Harper government slammed by UN over access to food
The United Nations right-to-food envoy says the Harper government's decisions will make it tougher to fight poverty in Canada.
A series of cutting observation comes from Olivier De Schutter, the United Nations' special rapporteur on the right to food. His report will be released Monday at a meeting of the UN Human Rights Council in Geneva.
The report calls on Ottawa to create a national food strategy to fight hunger among a growing number of vulnerable groups, including aboriginals & people on social assistance. It says the strategy should spell out the levels of responsibility between federal, provincial & municipal governments.
Throughout the 21-page report, De Schutter also takes direct aim at some of the core items of the Harper government's agenda, saying they undermine access to food.
These include the controversial move to cancel the long-form census in 2009, the ongoing Canada-EU free trade negotiations, the scrapping of the Canadian Wheat Board & how Ottawa oversees the
money it transfers to provinces for social services.
The report essentially serves as De Schutter's rebuttal to the bitter & personal public criticism he faced from Harper cabinet ministers during his 11-day fact-finding visit to Canada last May.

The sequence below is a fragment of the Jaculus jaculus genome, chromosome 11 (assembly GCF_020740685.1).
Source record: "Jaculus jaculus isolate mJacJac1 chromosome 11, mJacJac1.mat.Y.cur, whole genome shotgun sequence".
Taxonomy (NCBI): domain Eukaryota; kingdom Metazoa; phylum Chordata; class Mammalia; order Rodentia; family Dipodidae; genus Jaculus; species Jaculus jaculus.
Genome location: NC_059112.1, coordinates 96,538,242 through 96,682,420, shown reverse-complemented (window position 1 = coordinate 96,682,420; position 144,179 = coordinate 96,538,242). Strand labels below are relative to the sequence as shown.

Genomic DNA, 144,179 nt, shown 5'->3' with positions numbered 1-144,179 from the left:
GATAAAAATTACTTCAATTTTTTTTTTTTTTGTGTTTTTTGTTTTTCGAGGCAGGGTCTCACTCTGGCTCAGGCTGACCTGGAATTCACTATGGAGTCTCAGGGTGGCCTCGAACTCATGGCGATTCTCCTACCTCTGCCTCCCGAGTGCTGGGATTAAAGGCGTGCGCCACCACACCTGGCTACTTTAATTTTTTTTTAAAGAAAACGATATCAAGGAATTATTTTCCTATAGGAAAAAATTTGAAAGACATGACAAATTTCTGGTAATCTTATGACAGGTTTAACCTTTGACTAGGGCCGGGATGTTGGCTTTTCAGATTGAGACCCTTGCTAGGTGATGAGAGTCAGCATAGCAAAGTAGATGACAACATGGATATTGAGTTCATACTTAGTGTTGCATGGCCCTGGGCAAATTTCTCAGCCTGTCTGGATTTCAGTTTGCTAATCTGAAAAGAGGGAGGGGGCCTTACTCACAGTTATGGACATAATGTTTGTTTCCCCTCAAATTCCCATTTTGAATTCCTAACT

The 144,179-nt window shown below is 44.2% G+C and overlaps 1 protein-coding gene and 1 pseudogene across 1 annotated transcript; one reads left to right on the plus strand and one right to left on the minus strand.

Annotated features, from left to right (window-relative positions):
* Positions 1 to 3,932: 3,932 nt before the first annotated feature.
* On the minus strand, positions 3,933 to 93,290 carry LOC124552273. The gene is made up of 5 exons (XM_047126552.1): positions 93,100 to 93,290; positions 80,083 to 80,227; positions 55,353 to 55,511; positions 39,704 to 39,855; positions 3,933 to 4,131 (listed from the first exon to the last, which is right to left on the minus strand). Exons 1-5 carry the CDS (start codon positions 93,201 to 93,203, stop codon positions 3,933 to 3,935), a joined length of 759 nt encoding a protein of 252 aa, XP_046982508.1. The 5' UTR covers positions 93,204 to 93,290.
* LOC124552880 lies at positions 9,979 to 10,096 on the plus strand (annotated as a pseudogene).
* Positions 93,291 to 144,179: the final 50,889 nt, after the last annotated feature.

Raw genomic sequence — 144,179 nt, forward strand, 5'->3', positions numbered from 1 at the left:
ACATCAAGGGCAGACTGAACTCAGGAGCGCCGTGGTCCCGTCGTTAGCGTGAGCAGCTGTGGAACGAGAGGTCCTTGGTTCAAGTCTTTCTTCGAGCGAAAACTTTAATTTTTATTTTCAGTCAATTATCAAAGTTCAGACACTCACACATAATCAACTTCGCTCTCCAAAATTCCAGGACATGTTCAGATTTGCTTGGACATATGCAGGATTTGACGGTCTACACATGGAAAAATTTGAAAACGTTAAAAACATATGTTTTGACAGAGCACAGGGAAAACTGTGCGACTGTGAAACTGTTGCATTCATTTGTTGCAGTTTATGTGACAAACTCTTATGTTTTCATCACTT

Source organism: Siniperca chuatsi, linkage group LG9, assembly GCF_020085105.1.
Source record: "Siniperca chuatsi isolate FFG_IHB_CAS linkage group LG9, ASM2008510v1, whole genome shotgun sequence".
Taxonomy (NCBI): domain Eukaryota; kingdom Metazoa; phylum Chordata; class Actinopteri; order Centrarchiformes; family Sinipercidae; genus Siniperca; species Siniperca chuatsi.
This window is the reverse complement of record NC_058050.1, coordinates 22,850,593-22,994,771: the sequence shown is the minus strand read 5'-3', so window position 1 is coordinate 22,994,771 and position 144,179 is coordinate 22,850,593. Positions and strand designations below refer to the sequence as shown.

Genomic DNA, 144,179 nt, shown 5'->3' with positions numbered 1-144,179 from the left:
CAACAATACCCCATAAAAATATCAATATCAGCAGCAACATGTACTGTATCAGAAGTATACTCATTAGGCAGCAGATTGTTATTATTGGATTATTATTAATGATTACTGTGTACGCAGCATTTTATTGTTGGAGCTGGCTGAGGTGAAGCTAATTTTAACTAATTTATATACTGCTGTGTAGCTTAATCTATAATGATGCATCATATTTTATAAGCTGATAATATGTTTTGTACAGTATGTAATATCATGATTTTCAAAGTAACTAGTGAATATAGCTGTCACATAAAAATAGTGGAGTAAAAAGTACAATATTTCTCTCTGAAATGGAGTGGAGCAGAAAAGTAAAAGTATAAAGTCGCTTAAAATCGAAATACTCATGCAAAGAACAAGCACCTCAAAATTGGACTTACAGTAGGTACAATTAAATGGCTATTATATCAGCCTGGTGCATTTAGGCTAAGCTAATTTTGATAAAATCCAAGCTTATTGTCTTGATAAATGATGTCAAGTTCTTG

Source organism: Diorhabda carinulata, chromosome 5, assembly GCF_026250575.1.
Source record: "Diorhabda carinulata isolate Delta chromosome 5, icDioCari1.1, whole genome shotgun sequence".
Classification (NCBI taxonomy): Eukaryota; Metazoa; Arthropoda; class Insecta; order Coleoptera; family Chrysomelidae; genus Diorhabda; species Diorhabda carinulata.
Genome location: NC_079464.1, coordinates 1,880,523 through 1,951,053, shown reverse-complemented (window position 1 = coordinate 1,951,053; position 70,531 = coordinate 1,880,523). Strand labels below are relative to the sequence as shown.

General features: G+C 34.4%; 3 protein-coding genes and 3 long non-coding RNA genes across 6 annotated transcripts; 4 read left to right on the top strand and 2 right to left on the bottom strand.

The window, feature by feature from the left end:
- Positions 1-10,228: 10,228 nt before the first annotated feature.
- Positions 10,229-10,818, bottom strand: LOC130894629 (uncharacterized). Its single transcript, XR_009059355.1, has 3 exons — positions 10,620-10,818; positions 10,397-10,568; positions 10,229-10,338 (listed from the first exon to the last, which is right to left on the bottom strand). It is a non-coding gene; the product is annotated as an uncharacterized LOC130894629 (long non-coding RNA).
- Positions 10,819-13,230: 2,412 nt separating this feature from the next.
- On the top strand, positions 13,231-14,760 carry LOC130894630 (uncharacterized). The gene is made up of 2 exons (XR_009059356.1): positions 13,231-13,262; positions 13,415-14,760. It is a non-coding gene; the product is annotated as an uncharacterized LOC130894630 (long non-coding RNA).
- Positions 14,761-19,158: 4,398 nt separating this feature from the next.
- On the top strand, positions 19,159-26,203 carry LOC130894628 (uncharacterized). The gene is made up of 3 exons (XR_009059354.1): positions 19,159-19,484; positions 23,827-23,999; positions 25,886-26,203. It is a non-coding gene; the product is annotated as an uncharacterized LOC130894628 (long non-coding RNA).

Health Minister Leona Aglukkaq said De Schutter was "ill-informed" & "patronizing". Immigration Minister Jason Kenney called him "completely ridiculous."
The report says Canada has fared "reasonably well compared to its peers'' in weathering the global economic downturn, "however, the gaps between those living in poverty and the middle- and high-income segments of the population are widening".
It calls on the federal government to do more in a time of relative prosperity.
It concludes that a growing number of people across Canada remain unable to meet their basic food needs.
De Schutter said a significant number of people are living on welfare and, because of the increased cost of housing, they don't have adequate access to a well-balanced diet.
The report says Canada is not meeting its obligations under international conventions it has signed.
It singles out Canada for not acknowledging the right to food under the Charter of Rights and Freedoms.
"The special rapporteur is concerned about the growing gap between Canada's international human rights commitments and their implementation domestically,'' the report says.
De Schutter said last year that his report will play a role in defining Canada's international reputation & will come up during assessments of Canada's human rights protections.
Ottawa, however, has repeatedly dismissed appeals for national strategies on poverty & housing, saying that's an issue best left to the provinces. Past pleas to the UN by First Nations for changes
to public policy have also fallen on deaf ears.
(The Canadian Press)